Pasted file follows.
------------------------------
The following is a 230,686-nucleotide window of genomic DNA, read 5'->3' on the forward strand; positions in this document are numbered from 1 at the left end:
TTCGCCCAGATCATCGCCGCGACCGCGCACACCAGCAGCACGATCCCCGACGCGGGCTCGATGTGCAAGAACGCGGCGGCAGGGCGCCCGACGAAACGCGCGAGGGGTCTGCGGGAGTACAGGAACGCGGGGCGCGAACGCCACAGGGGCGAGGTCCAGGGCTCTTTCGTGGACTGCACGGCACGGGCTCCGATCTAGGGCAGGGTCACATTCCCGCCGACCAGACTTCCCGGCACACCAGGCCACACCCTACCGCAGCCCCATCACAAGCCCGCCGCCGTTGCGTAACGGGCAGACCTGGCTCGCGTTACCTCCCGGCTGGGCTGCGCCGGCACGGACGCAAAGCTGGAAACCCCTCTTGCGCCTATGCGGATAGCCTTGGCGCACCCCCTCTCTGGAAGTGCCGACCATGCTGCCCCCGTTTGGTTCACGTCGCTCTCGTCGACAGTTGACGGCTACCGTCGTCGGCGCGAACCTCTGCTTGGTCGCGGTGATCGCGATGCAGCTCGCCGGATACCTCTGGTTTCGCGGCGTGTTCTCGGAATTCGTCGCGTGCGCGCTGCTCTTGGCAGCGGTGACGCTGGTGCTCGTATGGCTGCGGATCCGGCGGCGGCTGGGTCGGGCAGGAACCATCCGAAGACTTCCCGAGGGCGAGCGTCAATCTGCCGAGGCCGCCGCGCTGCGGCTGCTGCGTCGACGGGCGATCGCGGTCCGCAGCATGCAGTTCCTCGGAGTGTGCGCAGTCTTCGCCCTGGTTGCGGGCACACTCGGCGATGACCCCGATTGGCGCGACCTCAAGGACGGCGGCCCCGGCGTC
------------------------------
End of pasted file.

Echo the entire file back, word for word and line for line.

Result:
The following is a 230,686-nucleotide window of genomic DNA, read 5'->3' on the forward strand; positions in this document are numbered from 1 at the left end:
TTCGCCCAGATCATCGCCGCGACCGCGCACACCAGCAGCACGATCCCCGACGCGGGCTCGATGTGCAAGAACGCGGCGGCAGGGCGCCCGACGAAACGCGCGAGGGGTCTGCGGGAGTACAGGAACGCGGGGCGCGAACGCCACAGGGGCGAGGTCCAGGGCTCTTTCGTGGACTGCACGGCACGGGCTCCGATCTAGGGCAGGGTCACATTCCCGCCGACCAGACTTCCCGGCACACCAGGCCACACCCTACCGCAGCCCCATCACAAGCCCGCCGCCGTTGCGTAACGGGCAGACCTGGCTCGCGTTACCTCCCGGCTGGGCTGCGCCGGCACGGACGCAAAGCTGGAAACCCCTCTTGCGCCTATGCGGATAGCCTTGGCGCACCCCCTCTCTGGAAGTGCCGACCATGCTGCCCCCGTTTGGTTCACGTCGCTCTCGTCGACAGTTGACGGCTACCGTCGTCGGCGCGAACCTCTGCTTGGTCGCGGTGATCGCGATGCAGCTCGCCGGATACCTCTGGTTTCGCGGCGTGTTCTCGGAATTCGTCGCGTGCGCGCTGCTCTTGGCAGCGGTGACGCTGGTGCTCGTATGGCTGCGGATCCGGCGGCGGCTGGGTCGGGCAGGAACCATCCGAAGACTTCCCGAGGGCGAGCGTCAATCTGCCGAGGCCGCCGCGCTGCGGCTGCTGCGTCGACGGGCGATCGCGGTCCGCAGCATGCAGTTCCTCGGAGTGTGCGCAGTCTTCGCCCTGGTTGCGGGCACACTCGGCGATGACCCCGATTGGCGCGACCTCAAGGACGGCGGCCCCGGCGTC